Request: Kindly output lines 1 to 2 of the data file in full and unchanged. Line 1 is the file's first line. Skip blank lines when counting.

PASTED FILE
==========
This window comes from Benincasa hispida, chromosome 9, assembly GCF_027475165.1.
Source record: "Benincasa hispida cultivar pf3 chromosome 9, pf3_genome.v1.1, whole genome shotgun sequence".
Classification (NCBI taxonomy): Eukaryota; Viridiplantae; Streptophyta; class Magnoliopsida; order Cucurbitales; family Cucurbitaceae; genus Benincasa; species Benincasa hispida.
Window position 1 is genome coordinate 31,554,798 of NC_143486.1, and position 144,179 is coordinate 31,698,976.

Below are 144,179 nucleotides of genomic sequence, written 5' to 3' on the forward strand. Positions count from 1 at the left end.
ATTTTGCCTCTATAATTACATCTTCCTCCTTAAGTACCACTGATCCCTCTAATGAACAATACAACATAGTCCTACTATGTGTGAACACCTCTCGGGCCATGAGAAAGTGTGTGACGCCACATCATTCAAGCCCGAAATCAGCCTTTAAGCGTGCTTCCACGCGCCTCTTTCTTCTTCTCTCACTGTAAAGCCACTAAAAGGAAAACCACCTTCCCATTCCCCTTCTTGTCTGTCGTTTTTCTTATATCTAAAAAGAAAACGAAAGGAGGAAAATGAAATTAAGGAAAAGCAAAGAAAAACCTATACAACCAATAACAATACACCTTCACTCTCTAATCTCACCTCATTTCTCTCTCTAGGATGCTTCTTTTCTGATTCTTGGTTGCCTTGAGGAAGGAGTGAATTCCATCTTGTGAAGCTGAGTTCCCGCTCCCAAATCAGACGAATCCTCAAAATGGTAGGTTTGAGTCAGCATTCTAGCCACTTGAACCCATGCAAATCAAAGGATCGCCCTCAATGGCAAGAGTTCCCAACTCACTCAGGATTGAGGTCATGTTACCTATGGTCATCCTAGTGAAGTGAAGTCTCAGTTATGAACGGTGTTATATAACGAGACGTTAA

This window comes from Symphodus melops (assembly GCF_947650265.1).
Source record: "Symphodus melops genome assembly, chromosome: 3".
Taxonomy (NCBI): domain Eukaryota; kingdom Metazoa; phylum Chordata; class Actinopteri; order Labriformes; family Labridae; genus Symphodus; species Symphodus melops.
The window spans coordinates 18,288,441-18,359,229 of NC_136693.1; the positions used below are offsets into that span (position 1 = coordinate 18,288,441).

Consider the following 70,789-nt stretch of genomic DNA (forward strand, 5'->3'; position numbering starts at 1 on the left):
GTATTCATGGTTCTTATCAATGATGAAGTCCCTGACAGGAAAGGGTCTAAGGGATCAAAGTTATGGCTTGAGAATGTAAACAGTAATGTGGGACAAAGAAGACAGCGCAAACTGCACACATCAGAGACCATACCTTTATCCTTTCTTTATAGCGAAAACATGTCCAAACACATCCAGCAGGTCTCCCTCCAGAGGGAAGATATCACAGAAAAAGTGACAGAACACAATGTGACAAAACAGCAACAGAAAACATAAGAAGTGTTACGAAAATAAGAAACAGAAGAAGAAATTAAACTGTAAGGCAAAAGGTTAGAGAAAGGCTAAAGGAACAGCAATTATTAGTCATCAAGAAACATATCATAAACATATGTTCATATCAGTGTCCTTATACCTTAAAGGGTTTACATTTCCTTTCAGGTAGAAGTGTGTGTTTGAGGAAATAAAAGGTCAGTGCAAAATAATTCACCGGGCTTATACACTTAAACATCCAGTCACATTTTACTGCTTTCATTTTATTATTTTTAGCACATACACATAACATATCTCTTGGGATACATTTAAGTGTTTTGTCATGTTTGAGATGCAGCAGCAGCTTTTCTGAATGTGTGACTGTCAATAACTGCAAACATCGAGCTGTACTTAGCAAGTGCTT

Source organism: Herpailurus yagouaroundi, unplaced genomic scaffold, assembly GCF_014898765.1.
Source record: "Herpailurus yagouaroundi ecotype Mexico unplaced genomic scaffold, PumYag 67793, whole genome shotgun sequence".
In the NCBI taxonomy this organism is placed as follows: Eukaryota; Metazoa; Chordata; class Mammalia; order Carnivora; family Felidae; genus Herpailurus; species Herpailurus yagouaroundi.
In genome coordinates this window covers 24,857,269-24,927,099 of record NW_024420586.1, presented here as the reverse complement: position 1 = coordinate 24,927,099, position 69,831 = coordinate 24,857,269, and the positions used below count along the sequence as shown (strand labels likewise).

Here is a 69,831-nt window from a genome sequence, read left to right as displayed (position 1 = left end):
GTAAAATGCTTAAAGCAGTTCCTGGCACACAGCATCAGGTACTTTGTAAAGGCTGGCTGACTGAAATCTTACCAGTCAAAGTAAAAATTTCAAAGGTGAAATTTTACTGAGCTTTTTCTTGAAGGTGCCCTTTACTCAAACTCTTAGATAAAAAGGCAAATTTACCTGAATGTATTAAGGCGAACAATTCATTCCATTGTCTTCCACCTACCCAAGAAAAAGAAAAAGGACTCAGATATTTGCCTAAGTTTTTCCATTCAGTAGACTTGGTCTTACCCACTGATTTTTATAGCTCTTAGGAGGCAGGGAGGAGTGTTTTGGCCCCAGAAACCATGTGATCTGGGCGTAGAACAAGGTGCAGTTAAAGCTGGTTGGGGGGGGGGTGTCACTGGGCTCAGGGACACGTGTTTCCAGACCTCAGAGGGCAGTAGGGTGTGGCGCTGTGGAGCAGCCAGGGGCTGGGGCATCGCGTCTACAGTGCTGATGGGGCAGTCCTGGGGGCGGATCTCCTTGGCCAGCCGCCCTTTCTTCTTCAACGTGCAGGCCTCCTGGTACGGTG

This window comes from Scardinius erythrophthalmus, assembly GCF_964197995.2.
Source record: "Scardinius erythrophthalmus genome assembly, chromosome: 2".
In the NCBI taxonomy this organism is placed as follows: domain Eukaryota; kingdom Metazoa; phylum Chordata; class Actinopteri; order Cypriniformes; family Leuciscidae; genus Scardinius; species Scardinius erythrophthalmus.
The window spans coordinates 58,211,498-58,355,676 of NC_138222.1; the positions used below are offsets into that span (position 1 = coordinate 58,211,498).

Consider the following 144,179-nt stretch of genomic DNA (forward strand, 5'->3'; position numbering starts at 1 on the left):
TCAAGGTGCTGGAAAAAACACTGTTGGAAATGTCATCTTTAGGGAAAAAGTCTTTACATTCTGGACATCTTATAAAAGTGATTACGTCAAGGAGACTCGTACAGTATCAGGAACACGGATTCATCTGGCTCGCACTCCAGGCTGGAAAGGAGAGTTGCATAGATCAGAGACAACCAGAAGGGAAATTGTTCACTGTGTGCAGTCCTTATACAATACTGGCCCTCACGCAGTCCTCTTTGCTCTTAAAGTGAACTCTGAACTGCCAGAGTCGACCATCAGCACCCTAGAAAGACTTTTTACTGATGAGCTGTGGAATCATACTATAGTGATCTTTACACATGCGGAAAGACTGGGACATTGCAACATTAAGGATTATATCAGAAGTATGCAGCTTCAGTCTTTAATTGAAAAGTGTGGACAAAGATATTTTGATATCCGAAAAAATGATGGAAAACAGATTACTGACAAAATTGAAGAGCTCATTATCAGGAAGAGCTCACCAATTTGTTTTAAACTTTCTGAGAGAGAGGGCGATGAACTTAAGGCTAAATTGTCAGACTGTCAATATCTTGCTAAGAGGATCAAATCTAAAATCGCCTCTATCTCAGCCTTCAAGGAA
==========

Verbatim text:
This window comes from Benincasa hispida, chromosome 9, assembly GCF_027475165.1.
Source record: "Benincasa hispida cultivar pf3 chromosome 9, pf3_genome.v1.1, whole genome shotgun sequence".